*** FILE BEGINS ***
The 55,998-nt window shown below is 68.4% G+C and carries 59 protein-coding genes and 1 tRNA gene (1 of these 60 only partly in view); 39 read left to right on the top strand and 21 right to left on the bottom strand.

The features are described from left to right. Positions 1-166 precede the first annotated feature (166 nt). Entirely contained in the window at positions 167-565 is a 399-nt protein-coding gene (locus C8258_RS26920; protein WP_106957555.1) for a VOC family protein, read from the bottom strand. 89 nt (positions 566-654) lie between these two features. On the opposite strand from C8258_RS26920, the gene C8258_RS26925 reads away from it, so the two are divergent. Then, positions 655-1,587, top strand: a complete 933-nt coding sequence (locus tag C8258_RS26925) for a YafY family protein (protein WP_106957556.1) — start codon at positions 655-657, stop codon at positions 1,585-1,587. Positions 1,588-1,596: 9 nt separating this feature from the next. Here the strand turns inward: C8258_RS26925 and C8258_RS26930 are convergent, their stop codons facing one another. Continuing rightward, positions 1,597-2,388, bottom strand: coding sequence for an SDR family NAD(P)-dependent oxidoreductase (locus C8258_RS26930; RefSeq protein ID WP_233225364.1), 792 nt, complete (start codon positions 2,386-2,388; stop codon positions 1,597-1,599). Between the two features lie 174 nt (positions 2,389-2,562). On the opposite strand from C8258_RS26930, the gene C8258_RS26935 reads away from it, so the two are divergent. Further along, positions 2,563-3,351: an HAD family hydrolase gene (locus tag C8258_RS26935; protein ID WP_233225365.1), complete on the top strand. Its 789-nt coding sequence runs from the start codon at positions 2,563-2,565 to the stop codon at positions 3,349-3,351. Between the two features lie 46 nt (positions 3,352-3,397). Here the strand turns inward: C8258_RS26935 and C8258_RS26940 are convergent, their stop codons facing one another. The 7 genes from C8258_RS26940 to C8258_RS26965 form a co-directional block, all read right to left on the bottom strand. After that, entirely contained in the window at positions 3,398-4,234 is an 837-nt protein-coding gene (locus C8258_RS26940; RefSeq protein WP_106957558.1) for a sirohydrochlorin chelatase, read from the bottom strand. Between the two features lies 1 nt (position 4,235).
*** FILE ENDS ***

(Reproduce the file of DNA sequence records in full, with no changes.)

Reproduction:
The 55,998-nt window shown below is 68.4% G+C and carries 59 protein-coding genes and 1 tRNA gene (1 of these 60 only partly in view); 39 read left to right on the top strand and 21 right to left on the bottom strand.

The features are described from left to right. Positions 1-166 precede the first annotated feature (166 nt). Entirely contained in the window at positions 167-565 is a 399-nt protein-coding gene (locus C8258_RS26920; protein WP_106957555.1) for a VOC family protein, read from the bottom strand. 89 nt (positions 566-654) lie between these two features. On the opposite strand from C8258_RS26920, the gene C8258_RS26925 reads away from it, so the two are divergent. Then, positions 655-1,587, top strand: a complete 933-nt coding sequence (locus tag C8258_RS26925) for a YafY family protein (protein WP_106957556.1) — start codon at positions 655-657, stop codon at positions 1,585-1,587. Positions 1,588-1,596: 9 nt separating this feature from the next. Here the strand turns inward: C8258_RS26925 and C8258_RS26930 are convergent, their stop codons facing one another. Continuing rightward, positions 1,597-2,388, bottom strand: coding sequence for an SDR family NAD(P)-dependent oxidoreductase (locus C8258_RS26930; RefSeq protein ID WP_233225364.1), 792 nt, complete (start codon positions 2,386-2,388; stop codon positions 1,597-1,599). Between the two features lie 174 nt (positions 2,389-2,562). On the opposite strand from C8258_RS26930, the gene C8258_RS26935 reads away from it, so the two are divergent. Further along, positions 2,563-3,351: an HAD family hydrolase gene (locus tag C8258_RS26935; protein ID WP_233225365.1), complete on the top strand. Its 789-nt coding sequence runs from the start codon at positions 2,563-2,565 to the stop codon at positions 3,349-3,351. Between the two features lie 46 nt (positions 3,352-3,397). Here the strand turns inward: C8258_RS26935 and C8258_RS26940 are convergent, their stop codons facing one another. The 7 genes from C8258_RS26940 to C8258_RS26965 form a co-directional block, all read right to left on the bottom strand. After that, entirely contained in the window at positions 3,398-4,234 is an 837-nt protein-coding gene (locus C8258_RS26940; RefSeq protein WP_106957558.1) for a sirohydrochlorin chelatase, read from the bottom strand. Between the two features lies 1 nt (position 4,235).